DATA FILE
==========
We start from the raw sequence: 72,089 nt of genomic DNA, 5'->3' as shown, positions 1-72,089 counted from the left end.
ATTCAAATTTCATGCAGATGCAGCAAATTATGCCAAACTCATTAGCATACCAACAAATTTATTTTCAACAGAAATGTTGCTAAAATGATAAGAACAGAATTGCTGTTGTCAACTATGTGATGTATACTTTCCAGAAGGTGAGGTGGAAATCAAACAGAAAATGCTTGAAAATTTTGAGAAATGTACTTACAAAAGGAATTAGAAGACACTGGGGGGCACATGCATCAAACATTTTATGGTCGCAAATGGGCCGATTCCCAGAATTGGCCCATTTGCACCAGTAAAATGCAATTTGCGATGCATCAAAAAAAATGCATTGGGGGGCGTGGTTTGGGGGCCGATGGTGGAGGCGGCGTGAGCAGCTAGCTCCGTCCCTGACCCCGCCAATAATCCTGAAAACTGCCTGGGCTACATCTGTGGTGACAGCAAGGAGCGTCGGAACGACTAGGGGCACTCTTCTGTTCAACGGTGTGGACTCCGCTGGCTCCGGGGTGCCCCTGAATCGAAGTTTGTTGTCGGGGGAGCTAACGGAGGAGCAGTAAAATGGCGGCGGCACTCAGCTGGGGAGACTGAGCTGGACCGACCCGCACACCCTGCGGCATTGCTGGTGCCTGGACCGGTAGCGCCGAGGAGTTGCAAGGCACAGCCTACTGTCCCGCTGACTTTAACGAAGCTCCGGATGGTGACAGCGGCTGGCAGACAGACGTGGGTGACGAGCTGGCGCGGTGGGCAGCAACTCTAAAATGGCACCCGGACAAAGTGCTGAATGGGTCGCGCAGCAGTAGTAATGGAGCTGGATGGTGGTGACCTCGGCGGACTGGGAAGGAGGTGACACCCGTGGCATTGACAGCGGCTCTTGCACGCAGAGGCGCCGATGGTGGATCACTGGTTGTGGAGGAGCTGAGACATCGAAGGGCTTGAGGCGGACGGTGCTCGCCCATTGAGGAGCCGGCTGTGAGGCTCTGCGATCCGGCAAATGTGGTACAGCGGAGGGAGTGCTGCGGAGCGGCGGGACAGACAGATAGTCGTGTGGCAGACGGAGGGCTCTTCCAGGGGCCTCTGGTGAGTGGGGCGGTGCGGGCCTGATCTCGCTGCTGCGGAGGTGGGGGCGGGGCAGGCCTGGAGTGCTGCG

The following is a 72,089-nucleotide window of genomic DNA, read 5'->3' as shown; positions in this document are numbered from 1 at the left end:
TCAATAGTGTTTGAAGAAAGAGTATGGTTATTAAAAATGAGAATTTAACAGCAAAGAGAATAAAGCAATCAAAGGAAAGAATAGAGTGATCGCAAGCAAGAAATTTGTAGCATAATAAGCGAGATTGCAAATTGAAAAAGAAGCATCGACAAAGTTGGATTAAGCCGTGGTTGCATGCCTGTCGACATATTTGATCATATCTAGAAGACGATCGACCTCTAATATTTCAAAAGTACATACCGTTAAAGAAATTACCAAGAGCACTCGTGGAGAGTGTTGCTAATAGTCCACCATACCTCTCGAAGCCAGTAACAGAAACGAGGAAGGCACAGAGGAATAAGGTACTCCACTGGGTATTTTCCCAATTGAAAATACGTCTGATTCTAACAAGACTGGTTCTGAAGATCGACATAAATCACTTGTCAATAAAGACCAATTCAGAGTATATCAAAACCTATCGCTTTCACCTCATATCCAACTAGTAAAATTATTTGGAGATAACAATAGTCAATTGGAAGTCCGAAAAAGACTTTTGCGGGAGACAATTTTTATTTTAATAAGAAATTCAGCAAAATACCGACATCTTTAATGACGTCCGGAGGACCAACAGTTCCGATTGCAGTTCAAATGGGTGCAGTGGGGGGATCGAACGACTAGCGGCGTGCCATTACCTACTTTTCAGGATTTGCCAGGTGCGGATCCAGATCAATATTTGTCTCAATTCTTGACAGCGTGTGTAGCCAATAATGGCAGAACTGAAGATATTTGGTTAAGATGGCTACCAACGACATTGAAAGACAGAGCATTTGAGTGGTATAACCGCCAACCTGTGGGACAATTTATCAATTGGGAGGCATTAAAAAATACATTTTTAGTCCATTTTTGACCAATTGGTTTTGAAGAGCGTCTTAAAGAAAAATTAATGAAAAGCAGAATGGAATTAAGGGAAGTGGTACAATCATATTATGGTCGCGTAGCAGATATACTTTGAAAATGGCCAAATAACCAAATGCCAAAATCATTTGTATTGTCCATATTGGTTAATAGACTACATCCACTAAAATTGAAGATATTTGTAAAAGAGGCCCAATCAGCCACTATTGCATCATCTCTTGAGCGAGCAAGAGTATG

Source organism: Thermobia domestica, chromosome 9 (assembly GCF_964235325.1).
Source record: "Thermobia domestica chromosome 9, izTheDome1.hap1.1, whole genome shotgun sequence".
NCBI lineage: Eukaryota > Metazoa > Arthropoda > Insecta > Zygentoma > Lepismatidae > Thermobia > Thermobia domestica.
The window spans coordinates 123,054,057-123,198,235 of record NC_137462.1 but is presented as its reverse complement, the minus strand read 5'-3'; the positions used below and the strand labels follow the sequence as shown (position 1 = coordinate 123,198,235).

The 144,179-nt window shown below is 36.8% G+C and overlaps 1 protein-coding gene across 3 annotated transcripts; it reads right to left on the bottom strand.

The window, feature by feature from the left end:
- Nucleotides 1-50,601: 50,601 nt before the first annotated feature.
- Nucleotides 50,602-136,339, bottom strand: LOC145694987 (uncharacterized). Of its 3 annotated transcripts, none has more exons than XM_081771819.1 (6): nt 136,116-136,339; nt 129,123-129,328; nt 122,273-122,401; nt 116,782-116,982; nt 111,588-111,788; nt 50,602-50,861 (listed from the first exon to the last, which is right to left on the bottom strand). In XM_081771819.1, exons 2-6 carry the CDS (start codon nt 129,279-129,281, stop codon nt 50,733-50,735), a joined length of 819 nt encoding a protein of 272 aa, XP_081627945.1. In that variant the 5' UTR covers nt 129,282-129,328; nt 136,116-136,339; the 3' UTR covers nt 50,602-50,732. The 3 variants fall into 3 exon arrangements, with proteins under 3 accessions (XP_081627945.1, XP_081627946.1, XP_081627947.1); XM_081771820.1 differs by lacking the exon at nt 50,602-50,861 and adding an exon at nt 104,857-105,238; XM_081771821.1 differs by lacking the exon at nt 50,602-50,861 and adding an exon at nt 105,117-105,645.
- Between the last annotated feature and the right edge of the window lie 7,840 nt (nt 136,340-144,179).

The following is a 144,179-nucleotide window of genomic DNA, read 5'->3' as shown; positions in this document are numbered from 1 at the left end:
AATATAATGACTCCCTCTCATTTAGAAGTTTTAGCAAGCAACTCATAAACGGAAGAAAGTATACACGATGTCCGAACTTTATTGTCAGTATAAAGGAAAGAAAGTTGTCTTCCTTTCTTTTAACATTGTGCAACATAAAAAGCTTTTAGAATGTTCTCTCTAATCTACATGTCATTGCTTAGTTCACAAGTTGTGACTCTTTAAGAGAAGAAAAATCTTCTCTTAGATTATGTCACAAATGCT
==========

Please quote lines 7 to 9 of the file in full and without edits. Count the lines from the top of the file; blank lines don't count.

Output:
NCBI lineage: Eukaryota > Metazoa > Arthropoda > Insecta > Zygentoma > Lepismatidae > Thermobia > Thermobia domestica.
The window spans coordinates 123,054,057-123,198,235 of record NC_137462.1 but is presented as its reverse complement, the minus strand read 5'-3'; the positions used below and the strand labels follow the sequence as shown (position 1 = coordinate 123,198,235).

The 144,179-nt window shown below is 36.8% G+C and overlaps 1 protein-coding gene across 3 annotated transcripts; it reads right to left on the bottom strand.